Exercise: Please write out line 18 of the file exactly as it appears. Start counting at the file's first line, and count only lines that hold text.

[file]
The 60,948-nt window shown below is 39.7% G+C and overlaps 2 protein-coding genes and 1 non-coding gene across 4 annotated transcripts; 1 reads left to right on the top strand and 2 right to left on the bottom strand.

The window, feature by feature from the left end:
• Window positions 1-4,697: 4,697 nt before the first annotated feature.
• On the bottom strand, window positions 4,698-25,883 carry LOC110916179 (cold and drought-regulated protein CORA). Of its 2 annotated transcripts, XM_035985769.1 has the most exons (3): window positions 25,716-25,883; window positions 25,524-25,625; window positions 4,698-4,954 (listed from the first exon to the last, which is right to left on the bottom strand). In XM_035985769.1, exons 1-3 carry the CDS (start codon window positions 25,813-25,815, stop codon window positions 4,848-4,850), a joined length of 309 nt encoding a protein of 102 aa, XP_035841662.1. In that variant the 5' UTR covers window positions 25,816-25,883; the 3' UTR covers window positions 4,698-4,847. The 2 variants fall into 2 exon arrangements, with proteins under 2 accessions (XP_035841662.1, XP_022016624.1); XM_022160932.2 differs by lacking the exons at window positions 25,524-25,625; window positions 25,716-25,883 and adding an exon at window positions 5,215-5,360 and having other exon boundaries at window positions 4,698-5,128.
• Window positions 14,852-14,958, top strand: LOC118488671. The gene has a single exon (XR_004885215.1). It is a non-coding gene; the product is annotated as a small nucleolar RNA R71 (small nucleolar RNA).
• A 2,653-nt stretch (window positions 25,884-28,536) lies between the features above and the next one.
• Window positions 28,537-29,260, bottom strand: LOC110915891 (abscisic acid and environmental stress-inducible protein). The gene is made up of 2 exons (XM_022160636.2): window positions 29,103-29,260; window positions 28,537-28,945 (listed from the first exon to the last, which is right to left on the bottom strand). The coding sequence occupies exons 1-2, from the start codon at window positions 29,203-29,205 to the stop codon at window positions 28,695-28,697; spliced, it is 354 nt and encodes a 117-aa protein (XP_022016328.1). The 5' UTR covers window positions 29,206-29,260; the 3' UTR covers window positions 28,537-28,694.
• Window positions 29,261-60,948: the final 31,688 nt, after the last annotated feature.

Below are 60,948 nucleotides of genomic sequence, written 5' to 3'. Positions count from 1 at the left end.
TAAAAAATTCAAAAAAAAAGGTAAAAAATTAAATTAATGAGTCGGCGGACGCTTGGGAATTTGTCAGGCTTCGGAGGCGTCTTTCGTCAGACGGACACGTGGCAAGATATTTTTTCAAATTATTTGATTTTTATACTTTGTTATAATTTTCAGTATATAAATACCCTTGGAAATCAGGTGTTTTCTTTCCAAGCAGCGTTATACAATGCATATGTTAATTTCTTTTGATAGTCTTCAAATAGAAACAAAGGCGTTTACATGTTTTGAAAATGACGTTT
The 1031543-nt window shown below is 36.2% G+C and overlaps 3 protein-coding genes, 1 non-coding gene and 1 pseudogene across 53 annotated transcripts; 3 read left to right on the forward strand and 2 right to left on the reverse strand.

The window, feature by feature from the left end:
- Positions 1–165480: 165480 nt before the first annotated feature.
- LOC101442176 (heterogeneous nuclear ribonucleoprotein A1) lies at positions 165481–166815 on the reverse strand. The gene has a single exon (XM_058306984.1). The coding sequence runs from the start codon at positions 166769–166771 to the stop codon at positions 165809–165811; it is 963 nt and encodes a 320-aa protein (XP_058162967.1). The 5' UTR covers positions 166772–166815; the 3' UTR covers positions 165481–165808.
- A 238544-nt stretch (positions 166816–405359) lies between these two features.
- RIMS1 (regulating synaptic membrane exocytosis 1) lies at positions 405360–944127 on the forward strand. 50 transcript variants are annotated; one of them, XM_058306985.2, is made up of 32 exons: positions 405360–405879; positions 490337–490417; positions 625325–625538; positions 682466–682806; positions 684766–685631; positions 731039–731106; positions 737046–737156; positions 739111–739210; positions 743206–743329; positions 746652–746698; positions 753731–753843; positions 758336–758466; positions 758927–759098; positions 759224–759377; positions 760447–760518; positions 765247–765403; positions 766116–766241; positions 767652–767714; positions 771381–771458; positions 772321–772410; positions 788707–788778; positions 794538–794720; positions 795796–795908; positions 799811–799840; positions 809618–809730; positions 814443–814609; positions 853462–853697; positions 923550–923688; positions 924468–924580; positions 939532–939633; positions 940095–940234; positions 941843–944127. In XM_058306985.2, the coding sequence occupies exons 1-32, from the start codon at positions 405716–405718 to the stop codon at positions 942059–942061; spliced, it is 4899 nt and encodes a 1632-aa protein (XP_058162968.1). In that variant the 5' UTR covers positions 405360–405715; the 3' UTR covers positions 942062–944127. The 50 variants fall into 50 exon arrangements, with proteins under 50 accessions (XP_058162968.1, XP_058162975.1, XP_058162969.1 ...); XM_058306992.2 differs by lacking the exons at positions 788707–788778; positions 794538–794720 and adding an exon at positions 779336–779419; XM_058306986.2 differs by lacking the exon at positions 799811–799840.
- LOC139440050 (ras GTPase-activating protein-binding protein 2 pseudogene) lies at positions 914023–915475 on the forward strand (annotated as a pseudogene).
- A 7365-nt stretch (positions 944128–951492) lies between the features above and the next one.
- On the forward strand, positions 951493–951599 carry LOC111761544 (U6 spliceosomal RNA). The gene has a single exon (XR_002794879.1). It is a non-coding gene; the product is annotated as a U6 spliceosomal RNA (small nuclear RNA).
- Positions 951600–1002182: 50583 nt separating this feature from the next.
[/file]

- A 7365-nt stretch (positions 944128–951492) lies between the features above and the next one.